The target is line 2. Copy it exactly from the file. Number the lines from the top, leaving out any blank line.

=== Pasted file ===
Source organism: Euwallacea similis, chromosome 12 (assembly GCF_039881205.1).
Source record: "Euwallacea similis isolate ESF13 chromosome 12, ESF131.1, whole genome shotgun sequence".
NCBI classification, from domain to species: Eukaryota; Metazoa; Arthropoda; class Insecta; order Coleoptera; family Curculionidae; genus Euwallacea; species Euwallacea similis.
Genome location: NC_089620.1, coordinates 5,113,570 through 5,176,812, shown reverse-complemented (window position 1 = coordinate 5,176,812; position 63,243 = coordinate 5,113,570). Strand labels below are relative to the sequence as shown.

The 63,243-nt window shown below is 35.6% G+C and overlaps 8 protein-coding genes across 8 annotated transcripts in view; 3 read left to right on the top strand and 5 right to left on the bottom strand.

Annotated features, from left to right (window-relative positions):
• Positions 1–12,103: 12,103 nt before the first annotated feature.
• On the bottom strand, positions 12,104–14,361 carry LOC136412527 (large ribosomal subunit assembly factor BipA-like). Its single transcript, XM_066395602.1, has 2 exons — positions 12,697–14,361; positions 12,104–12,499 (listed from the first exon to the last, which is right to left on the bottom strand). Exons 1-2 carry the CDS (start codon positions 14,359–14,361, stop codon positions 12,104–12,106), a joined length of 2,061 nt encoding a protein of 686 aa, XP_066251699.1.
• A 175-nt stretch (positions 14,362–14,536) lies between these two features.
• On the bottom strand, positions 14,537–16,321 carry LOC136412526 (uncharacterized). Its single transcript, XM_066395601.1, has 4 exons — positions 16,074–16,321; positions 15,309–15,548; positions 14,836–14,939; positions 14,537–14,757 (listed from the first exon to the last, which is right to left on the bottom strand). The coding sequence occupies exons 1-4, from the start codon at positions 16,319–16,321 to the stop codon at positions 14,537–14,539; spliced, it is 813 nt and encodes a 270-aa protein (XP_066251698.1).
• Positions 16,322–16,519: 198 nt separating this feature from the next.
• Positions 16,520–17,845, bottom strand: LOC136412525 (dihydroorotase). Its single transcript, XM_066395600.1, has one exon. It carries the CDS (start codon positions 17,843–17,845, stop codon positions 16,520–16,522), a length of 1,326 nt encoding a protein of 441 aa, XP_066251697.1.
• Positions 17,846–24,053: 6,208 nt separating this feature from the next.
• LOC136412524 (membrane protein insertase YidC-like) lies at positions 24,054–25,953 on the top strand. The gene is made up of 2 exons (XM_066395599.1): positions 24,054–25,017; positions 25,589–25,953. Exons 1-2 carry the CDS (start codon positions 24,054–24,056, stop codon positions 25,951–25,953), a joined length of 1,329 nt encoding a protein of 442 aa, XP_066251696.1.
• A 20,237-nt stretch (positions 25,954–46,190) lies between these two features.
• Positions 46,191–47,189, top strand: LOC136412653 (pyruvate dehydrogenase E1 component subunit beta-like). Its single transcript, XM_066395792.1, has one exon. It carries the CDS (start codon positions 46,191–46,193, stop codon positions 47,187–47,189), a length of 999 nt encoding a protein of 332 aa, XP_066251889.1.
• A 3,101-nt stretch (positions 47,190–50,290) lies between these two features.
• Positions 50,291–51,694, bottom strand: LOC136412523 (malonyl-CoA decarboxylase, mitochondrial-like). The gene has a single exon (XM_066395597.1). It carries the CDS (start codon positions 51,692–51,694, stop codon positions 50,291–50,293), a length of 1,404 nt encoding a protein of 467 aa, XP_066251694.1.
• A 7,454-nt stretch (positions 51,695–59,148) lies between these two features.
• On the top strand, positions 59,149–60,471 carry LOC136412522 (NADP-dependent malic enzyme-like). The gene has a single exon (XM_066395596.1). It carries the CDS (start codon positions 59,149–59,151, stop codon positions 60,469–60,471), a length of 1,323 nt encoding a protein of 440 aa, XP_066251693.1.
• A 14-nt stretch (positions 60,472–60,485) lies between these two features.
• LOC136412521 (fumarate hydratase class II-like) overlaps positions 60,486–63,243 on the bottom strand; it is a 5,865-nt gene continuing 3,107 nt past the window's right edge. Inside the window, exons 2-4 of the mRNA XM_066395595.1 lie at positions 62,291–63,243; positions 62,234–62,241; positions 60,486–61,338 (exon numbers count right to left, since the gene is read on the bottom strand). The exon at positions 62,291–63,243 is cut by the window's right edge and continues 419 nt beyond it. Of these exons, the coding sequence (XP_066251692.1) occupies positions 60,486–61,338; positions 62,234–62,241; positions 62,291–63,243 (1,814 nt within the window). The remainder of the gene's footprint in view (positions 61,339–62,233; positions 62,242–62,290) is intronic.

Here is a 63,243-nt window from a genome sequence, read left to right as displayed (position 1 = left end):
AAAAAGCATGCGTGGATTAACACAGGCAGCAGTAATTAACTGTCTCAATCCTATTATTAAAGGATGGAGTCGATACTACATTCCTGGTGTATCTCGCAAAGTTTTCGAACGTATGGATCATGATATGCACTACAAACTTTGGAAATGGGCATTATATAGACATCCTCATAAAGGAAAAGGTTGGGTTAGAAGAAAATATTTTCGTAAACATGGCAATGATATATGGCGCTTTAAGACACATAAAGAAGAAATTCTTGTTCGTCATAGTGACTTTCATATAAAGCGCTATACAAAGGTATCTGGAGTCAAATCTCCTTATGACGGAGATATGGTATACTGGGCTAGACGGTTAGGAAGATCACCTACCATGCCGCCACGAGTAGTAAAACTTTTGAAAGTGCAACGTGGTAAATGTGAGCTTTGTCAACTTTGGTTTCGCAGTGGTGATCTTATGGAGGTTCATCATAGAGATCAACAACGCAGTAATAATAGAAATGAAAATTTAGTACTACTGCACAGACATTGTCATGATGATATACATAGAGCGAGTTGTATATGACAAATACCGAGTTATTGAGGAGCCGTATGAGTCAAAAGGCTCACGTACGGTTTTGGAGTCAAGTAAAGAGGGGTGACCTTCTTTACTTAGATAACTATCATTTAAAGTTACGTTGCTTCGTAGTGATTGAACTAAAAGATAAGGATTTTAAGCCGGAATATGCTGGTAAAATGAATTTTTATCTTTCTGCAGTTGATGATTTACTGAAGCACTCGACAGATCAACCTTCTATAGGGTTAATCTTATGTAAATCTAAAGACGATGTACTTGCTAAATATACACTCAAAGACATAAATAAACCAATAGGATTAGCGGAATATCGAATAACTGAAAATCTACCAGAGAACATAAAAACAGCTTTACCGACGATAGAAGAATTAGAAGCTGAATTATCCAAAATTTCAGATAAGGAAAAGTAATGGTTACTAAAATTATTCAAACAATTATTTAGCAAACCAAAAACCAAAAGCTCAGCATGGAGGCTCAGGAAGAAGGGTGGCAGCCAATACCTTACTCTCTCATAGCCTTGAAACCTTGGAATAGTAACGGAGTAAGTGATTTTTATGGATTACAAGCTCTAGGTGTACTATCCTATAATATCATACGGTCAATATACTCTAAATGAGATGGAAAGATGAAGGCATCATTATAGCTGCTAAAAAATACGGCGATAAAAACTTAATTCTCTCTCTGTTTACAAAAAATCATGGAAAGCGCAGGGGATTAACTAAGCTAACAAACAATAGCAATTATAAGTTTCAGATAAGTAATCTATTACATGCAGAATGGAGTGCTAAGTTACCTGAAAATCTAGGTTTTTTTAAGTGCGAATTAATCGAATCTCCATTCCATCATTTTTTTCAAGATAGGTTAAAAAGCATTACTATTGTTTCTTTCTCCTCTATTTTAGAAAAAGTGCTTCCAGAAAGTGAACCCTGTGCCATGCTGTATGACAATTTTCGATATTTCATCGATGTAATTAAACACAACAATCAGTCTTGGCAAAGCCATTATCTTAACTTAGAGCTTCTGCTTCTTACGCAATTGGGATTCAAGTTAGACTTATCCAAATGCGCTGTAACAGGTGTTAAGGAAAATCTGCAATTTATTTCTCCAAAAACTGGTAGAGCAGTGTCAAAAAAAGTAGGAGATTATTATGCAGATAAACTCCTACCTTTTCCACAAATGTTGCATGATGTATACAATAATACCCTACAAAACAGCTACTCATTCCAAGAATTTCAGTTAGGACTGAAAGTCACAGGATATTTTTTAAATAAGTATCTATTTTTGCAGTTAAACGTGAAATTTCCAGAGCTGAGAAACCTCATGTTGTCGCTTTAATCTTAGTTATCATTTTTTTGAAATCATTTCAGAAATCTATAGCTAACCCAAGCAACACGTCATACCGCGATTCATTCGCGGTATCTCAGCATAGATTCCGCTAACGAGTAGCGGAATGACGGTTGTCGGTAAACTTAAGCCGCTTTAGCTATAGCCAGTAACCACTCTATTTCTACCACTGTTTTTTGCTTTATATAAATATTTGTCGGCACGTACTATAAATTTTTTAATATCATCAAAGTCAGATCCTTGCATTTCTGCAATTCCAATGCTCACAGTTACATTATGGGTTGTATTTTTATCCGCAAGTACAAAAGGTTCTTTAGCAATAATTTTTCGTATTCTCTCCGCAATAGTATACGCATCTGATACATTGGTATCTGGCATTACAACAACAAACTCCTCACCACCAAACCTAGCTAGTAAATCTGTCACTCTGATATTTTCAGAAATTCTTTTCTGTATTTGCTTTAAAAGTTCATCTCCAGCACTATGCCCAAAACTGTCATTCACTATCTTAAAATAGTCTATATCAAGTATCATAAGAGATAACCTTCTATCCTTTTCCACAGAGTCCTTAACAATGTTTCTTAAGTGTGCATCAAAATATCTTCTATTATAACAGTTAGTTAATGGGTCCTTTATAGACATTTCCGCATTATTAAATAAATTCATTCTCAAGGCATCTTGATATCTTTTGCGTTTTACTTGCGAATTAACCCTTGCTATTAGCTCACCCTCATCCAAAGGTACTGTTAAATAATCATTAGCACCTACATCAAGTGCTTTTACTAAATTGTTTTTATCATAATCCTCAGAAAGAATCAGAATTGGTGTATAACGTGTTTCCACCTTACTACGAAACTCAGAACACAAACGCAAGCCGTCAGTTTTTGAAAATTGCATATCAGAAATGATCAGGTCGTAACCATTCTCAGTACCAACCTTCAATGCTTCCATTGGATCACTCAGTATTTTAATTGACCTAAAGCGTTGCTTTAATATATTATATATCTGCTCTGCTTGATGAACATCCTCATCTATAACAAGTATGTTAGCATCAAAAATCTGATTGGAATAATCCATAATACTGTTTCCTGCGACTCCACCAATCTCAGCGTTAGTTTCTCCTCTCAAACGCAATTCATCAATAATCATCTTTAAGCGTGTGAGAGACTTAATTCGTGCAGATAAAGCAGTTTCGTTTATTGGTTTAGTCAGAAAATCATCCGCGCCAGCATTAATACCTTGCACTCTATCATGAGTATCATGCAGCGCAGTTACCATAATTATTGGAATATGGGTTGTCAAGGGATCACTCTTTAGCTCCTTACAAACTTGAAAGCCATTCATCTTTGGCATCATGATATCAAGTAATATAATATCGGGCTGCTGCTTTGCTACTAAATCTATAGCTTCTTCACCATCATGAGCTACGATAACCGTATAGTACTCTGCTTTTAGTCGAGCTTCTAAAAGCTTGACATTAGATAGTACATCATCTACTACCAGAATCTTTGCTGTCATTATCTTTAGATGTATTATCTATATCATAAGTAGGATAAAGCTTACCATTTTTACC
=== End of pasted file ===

Source record: "Euwallacea similis isolate ESF13 chromosome 12, ESF131.1, whole genome shotgun sequence".